1. Near (especially in sight of) or toward the shore. 2. Of a wind, blowing from the sea to the land.

Related Terms


Yards held rigidly perpendicular to their masts and parallel to the deck. This was rarely the best trim of the yards for efficiency but made a pretty sight for inspections and in harbor.


A divided triangle method of sight reduction in which a perpendicular is dropped from the GP of the body to the meridian of the observer


Lines dividing the high seas from rivers, harbors, and inland waters. The waters inshore of the lines are 'inland waters' and upon them the Inland Rules of the Road or Pilot Rules apply. The waters outside of the lines are the high seas and upon them the International Rules apply.


Observation of celestial phenomena. The expression is applied in navigation principally to the measurement of the altitude of a celestial body, and sometimes to measurement of azimuth, or to both altitude azimuth. The expression may also be applied to the data obtained by such measurement. Also called SIGHT in navigation usage.


1. To render parallel, as rays of light. 2. To adjust the line of sight of an optical instrument, such as a theodolite, in proper relation to other parts of the instrument


Proceeding approximately parallel to a coastline (headland to headland) in sight of land, o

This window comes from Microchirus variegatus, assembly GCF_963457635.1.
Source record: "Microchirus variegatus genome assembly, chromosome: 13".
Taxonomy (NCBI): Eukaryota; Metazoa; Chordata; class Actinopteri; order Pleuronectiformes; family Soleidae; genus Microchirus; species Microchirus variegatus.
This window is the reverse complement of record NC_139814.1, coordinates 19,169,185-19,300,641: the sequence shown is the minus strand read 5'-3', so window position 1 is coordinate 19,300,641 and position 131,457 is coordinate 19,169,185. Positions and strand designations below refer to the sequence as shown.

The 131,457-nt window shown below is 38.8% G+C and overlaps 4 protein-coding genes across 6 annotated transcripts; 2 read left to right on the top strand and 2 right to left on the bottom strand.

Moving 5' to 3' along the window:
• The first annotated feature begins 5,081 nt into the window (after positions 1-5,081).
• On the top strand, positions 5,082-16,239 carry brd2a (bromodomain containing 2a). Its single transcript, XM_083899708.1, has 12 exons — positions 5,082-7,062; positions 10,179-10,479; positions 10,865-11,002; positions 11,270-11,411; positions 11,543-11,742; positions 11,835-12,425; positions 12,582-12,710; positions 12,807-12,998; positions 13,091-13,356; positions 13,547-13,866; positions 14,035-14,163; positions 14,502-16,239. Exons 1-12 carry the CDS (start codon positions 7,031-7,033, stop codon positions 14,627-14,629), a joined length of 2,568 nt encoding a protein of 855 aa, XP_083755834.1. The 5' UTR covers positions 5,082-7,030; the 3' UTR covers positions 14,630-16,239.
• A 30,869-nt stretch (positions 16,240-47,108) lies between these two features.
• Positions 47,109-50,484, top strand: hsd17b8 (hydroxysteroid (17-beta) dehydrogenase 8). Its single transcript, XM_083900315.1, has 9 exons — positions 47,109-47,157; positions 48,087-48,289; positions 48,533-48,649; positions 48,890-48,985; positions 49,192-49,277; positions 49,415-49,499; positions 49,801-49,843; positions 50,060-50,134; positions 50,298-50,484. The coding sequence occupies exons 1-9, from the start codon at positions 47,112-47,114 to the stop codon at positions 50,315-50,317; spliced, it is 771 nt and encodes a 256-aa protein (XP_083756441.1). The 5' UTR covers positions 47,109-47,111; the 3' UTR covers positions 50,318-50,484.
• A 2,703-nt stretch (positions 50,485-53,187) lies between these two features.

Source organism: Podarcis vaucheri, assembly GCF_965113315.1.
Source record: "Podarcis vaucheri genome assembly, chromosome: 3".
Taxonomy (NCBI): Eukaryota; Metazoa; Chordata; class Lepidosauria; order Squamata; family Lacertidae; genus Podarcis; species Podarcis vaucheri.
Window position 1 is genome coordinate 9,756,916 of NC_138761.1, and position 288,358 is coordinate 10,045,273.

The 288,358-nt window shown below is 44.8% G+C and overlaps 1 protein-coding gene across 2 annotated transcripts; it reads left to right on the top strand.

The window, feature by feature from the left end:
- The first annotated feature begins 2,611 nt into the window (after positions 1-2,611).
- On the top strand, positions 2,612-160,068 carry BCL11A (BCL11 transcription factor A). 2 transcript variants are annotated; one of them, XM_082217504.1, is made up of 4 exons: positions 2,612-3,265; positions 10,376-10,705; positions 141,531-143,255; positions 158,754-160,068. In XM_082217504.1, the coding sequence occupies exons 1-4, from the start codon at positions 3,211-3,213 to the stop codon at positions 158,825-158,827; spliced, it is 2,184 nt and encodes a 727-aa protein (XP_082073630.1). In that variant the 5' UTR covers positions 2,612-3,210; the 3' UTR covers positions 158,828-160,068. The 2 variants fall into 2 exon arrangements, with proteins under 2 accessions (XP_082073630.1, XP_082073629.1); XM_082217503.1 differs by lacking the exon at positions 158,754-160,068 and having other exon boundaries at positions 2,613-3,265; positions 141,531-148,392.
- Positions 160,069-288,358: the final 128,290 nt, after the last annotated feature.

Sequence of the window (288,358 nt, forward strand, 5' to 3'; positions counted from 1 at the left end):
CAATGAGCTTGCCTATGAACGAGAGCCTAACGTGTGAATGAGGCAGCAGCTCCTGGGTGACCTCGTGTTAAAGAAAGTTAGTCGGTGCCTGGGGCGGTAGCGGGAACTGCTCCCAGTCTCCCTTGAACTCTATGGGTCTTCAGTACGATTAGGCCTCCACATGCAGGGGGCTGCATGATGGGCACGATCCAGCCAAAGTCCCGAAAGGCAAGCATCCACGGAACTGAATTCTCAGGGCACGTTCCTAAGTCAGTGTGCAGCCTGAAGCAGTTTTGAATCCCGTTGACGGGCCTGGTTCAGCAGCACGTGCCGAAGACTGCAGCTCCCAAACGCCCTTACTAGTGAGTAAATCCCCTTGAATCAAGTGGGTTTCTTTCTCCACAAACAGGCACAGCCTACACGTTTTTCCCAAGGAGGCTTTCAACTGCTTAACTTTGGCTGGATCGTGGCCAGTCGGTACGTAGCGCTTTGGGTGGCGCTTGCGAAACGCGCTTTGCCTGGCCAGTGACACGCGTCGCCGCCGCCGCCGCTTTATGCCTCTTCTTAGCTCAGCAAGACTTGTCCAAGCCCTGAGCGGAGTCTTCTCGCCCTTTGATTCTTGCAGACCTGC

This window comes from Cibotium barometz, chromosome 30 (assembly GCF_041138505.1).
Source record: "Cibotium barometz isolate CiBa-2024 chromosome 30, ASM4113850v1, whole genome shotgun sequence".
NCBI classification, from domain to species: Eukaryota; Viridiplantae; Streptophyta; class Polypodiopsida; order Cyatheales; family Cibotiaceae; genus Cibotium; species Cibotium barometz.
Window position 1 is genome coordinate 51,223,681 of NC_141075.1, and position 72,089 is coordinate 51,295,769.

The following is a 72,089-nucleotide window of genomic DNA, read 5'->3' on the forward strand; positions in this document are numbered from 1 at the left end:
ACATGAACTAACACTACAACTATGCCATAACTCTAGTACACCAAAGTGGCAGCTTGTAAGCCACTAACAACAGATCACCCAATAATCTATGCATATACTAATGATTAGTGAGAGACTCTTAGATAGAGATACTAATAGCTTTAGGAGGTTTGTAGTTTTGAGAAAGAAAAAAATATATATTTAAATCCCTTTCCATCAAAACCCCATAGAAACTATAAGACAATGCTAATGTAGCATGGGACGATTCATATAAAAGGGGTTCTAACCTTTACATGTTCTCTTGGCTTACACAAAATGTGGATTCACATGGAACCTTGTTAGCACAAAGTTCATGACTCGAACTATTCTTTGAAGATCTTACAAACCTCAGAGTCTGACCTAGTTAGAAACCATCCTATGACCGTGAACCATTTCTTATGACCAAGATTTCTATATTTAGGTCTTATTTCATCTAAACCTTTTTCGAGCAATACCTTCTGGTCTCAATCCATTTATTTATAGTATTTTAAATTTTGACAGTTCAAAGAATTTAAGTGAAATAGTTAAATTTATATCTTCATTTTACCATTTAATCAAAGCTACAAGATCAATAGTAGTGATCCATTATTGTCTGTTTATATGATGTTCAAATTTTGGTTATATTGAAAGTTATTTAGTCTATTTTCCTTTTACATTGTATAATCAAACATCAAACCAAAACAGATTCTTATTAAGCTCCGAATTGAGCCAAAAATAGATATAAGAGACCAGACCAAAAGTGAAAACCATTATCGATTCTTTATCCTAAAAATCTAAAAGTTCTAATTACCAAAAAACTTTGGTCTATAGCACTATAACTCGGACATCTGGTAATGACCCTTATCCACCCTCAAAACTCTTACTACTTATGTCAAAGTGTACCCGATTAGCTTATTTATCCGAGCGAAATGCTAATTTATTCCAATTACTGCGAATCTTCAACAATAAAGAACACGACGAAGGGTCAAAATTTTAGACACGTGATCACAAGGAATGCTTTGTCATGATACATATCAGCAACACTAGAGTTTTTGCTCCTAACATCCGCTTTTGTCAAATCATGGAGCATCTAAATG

To sight and approach or reach land from seaward.


The angle by which the line of sight of an optical instrument differs from its collimation axis. Also called ERROR OF COLLIMATION


1. The vertical angle, at the eye of an observer, between the horizontal and the line of sight to the visible horizon. Altitudes of celestial bodies measured from the visible sea horizon as a reference are too great by the amount of dip. Since dip arises from and varies with the elevation of the eye of the observer above the surface of the earth, the correction for dip is sometimes called HEIGHT OF EYE CORRECTION. Dip is smaller than GEOMETRICAL DIP by the amount of terrestrial refraction. Also called DIP OF THE HORIZON. 2. The angl


Two stars appearing close together. If they appear close because they are in nearly the same line of sight but differ greatly in distance from the observer, they are called an optical double star; if in nearly the same line of sight and at approximately the same distance from the observer, they are called a physical double star. If they revolve about their common center of mass, they are called a binary star.

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